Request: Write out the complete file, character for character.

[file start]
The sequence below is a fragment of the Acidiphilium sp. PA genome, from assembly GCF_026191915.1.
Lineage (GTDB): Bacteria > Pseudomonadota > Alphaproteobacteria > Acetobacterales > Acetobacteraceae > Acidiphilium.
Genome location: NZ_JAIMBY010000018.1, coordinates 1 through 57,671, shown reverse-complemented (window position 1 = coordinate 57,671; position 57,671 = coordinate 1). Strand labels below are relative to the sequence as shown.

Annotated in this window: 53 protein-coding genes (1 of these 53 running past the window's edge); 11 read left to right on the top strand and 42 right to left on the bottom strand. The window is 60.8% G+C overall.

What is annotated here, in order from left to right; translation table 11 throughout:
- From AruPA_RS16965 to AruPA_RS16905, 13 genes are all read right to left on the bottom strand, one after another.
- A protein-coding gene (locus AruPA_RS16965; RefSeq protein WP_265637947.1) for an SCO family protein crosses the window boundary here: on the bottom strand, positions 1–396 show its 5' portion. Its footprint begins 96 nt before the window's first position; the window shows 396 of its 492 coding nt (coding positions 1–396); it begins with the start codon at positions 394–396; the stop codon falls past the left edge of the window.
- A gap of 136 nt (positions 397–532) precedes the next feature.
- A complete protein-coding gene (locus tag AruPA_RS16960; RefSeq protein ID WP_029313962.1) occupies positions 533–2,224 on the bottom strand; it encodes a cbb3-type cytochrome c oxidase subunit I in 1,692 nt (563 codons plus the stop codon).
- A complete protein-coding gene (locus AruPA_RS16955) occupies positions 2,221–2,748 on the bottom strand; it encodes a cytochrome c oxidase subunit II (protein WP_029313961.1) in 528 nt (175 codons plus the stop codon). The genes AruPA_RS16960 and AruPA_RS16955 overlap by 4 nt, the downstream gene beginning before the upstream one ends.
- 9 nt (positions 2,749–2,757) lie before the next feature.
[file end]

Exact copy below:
The sequence below is a fragment of the Acidiphilium sp. PA genome, from assembly GCF_026191915.1.
Lineage (GTDB): Bacteria > Pseudomonadota > Alphaproteobacteria > Acetobacterales > Acetobacteraceae > Acidiphilium.
Genome location: NZ_JAIMBY010000018.1, coordinates 1 through 57,671, shown reverse-complemented (window position 1 = coordinate 57,671; position 57,671 = coordinate 1). Strand labels below are relative to the sequence as shown.

Annotated in this window: 53 protein-coding genes (1 of these 53 running past the window's edge); 11 read left to right on the top strand and 42 right to left on the bottom strand. The window is 60.8% G+C overall.

What is annotated here, in order from left to right; translation table 11 throughout:
- From AruPA_RS16965 to AruPA_RS16905, 13 genes are all read right to left on the bottom strand, one after another.
- A protein-coding gene (locus AruPA_RS16965; RefSeq protein WP_265637947.1) for an SCO family protein crosses the window boundary here: on the bottom strand, positions 1–396 show its 5' portion. Its footprint begins 96 nt before the window's first position; the window shows 396 of its 492 coding nt (coding positions 1–396); it begins with the start codon at positions 394–396; the stop codon falls past the left edge of the window.
- A gap of 136 nt (positions 397–532) precedes the next feature.
- A complete protein-coding gene (locus tag AruPA_RS16960; RefSeq protein ID WP_029313962.1) occupies positions 533–2,224 on the bottom strand; it encodes a cbb3-type cytochrome c oxidase subunit I in 1,692 nt (563 codons plus the stop codon).
- A complete protein-coding gene (locus AruPA_RS16955) occupies positions 2,221–2,748 on the bottom strand; it encodes a cytochrome c oxidase subunit II (protein WP_029313961.1) in 528 nt (175 codons plus the stop codon). The genes AruPA_RS16960 and AruPA_RS16955 overlap by 4 nt, the downstream gene beginning before the upstream one ends.
- 9 nt (positions 2,749–2,757) lie before the next feature.